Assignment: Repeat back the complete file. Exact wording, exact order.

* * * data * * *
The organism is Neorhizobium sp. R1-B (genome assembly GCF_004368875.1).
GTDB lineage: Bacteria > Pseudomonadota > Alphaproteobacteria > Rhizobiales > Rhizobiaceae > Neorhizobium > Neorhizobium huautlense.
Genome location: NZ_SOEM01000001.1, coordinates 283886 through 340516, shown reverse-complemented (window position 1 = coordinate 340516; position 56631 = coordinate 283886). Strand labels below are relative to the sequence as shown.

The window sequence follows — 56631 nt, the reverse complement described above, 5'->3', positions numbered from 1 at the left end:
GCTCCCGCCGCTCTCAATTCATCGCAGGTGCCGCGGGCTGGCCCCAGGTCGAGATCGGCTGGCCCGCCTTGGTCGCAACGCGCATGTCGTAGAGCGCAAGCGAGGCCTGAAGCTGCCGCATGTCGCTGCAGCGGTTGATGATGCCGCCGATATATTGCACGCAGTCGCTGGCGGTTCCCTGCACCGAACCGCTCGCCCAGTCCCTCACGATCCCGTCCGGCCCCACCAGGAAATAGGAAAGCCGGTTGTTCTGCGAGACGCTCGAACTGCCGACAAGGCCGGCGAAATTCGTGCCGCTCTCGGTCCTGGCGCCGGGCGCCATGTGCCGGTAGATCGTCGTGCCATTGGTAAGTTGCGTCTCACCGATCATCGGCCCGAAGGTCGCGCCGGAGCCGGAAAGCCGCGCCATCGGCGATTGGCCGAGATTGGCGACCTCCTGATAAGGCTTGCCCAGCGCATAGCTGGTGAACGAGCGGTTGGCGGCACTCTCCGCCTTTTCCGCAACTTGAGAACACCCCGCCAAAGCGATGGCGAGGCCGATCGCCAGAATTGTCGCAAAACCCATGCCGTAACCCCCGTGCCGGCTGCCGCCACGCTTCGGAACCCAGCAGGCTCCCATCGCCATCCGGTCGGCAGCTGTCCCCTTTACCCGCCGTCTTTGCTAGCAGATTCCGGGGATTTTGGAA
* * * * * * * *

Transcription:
The organism is Neorhizobium sp. R1-B (genome assembly GCF_004368875.1).
GTDB lineage: Bacteria > Pseudomonadota > Alphaproteobacteria > Rhizobiales > Rhizobiaceae > Neorhizobium > Neorhizobium huautlense.
Genome location: NZ_SOEM01000001.1, coordinates 283886 through 340516, shown reverse-complemented (window position 1 = coordinate 340516; position 56631 = coordinate 283886). Strand labels below are relative to the sequence as shown.

The window sequence follows — 56631 nt, the reverse complement described above, 5'->3', positions numbered from 1 at the left end:
GCTCCCGCCGCTCTCAATTCATCGCAGGTGCCGCGGGCTGGCCCCAGGTCGAGATCGGCTGGCCCGCCTTGGTCGCAACGCGCATGTCGTAGAGCGCAAGCGAGGCCTGAAGCTGCCGCATGTCGCTGCAGCGGTTGATGATGCCGCCGATATATTGCACGCAGTCGCTGGCGGTTCCCTGCACCGAACCGCTCGCCCAGTCCCTCACGATCCCGTCCGGCCCCACCAGGAAATAGGAAAGCCGGTTGTTCTGCGAGACGCTCGAACTGCCGACAAGGCCGGCGAAATTCGTGCCGCTCTCGGTCCTGGCGCCGGGCGCCATGTGCCGGTAGATCGTCGTGCCATTGGTAAGTTGCGTCTCACCGATCATCGGCCCGAAGGTCGCGCCGGAGCCGGAAAGCCGCGCCATCGGCGATTGGCCGAGATTGGCGACCTCCTGATAAGGCTTGCCCAGCGCATAGCTGGTGAACGAGCGGTTGGCGGCACTCTCCGCCTTTTCCGCAACTTGAGAACACCCCGCCAAAGCGATGGCGAGGCCGATCGCCAGAATTGTCGCAAAACCCATGCCGTAACCCCCGTGCCGGCTGCCGCCACGCTTCGGAACCCAGCAGGCTCCCATCGCCATCCGGTCGGCAGCTGTCCCCTTTACCCGCCGTCTTTGCTAGCAGATTCCGGGGATTTTGGAA